Joshua discovered his love of teaching while studying at Furman University. Because his performance degree didn’t offer teaching electives he created his own independent study to explore teaching in different types of schools in Greenville County. He would later learn the Suzuki method for cello, a well-established pedagogy that focuses on encouragement, repetition, and parent involvement. Joshua uses a healthy mix of Suzuki techniques and traditional methods to cater lessons specifically for each student. All students will learn note reading, ear training, and theory.
Joshua is currently a staff accompanist at Coastal Carolina University, and a cantor and choir accompanist at St. Michael's Catholic Church. He also teaches cello and piano at his home in Myrtle Beach in the hope that students will learn to love performing as much as him.
There has never been a student who wishes they practiced less growing up! Developing a practice habit is the single most important factor for success, but can be the most difficult to start. There are no shortcuts. Here are some tips on how to practice:
Find a consistent time to practice. If you are a morning or night person practice during that time. Time your practice to begin after or end in time for your favorite TV show, or next meal, or playtime with friends.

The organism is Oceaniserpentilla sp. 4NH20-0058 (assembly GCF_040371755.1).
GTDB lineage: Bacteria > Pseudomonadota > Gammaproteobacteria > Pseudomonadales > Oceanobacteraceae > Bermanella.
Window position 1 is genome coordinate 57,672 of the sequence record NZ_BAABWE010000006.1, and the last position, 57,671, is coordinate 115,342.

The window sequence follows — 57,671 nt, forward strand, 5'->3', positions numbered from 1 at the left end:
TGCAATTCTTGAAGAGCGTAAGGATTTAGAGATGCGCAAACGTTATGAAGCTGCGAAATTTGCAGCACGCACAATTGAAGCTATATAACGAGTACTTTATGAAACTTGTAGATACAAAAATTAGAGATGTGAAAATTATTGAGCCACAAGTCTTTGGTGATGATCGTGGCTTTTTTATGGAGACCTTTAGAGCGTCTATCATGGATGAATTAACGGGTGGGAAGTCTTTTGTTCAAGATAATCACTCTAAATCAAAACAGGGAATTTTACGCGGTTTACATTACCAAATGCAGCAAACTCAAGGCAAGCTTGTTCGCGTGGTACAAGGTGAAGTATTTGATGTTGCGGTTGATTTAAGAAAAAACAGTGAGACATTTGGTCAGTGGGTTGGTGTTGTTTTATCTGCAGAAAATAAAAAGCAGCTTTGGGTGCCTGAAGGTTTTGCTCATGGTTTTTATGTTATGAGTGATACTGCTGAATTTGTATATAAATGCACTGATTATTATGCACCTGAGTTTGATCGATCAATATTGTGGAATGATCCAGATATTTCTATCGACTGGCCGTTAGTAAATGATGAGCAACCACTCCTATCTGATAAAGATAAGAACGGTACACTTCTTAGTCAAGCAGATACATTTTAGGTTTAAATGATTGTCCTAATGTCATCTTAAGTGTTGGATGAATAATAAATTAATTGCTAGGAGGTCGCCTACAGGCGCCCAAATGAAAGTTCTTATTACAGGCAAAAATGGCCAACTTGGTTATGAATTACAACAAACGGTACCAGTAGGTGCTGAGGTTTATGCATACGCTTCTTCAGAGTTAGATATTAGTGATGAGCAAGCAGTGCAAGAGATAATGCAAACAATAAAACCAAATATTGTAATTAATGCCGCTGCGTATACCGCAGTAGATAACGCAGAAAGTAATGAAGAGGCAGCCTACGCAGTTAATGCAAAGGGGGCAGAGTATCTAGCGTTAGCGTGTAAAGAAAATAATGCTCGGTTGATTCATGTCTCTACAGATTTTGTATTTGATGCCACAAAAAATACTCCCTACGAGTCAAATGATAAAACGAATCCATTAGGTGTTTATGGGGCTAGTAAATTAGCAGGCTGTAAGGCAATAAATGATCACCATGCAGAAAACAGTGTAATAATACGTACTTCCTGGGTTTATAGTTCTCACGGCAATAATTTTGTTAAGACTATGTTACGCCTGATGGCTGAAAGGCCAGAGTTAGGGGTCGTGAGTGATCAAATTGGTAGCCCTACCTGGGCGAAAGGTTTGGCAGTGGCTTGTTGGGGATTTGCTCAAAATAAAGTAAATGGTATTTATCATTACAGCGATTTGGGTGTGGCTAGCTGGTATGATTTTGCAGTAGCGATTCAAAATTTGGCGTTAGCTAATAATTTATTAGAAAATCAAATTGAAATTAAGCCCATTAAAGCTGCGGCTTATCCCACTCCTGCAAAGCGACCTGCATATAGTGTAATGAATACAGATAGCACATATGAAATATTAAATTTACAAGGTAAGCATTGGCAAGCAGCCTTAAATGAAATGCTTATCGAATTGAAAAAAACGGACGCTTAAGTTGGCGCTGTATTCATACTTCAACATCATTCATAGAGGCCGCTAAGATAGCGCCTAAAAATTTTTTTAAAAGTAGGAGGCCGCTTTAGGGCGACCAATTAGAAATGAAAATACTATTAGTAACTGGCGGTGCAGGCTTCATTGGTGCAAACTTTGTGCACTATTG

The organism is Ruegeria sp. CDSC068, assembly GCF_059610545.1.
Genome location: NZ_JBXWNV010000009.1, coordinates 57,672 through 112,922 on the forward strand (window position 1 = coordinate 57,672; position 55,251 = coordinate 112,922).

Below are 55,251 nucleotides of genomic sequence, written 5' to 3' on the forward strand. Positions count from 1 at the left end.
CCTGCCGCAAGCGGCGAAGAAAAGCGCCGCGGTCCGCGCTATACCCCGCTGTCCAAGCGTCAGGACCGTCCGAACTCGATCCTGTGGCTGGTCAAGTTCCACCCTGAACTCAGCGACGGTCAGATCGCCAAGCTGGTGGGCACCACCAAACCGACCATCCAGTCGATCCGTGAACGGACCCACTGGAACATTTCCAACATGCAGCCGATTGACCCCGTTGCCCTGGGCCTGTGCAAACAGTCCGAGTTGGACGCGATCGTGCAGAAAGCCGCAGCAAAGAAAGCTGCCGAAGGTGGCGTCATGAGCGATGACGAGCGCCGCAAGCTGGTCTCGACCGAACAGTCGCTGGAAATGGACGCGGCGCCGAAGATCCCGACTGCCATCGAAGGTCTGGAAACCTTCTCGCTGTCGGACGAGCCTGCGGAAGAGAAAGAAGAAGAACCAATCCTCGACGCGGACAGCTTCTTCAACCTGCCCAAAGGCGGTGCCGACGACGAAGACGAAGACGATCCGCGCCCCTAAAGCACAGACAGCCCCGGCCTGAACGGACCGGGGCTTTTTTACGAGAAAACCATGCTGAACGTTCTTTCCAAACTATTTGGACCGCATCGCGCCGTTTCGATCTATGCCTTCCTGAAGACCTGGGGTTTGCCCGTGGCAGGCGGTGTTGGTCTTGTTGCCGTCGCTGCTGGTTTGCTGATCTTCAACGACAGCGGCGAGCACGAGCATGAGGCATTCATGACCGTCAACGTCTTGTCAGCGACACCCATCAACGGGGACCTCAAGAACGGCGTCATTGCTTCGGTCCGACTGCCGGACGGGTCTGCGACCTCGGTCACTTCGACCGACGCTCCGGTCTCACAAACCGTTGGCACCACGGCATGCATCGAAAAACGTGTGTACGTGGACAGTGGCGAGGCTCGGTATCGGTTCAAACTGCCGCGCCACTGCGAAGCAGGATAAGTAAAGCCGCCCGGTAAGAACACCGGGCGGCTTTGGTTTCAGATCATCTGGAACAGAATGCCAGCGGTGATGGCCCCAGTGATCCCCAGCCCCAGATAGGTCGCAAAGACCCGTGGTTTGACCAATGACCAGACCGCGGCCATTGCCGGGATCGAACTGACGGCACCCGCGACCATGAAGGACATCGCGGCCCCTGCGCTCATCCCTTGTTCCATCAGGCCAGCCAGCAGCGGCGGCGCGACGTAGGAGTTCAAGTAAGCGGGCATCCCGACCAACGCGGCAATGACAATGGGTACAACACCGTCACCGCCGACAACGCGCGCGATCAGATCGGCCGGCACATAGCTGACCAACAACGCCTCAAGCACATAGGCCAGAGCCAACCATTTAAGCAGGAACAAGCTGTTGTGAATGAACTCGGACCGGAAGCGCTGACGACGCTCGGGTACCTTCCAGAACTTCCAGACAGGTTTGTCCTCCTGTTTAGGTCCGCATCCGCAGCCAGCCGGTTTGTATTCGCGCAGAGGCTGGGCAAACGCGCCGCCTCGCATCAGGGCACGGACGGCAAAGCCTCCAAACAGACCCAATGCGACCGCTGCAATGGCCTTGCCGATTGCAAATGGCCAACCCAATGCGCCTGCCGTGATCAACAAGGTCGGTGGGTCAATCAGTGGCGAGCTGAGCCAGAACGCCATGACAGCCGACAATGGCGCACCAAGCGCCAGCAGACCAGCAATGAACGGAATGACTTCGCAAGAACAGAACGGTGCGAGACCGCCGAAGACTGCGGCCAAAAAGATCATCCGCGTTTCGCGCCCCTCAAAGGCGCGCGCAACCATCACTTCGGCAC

Find a consistent place to practice. If you are trying to figure out where to go every day you will be less likely to feel comfortable. Have your stand and equipment ready in the same space every day and it will feel natural to get into a practice habit. Keep animals, electronics, and other distractions away.
Listen to the music. We learn languages first by hearing it, and music is a language. The internet is a great resource for a variety of interpretations. By listening to the music we can more easily understand it, in what is called the “mother tongue approach” in Suzuki pedagogy.
Work on music in sections. It can be daunting looking at pages of music to learn, so make it easier by breaking it down. This is especially good for younger students who may not yet have the attention span for learning a whole page. Take it one line or phrase at a time.
Take your time. We all want to play fast and hard music but sometimes it is about the journey, not the destination. The quickest way to play quick is to start slow.
Use a metronome. You wouldn’t drive a car without using a speedometer, so don’t try and learn music without a metronome.
Ask for help. Maybe you need someone to watch your arm, or listen to a passage, or just be there for encouragement. Ask a parent or sibling to sit with you for a couple minutes. You can also contact your teacher if you have questions rather than waiting until the next lesson.
Practice daily. Learning happens at home, not in the studio. The amount of time will vary on age and experience but even playing a scale a few times is better than not playing at all. Studies have shown that frequency of practice, not length of time, causes greater success. That means if you skip a day of practice, doing twice as much the next day has little effect!
Download these PDFs for necessary equipment and books: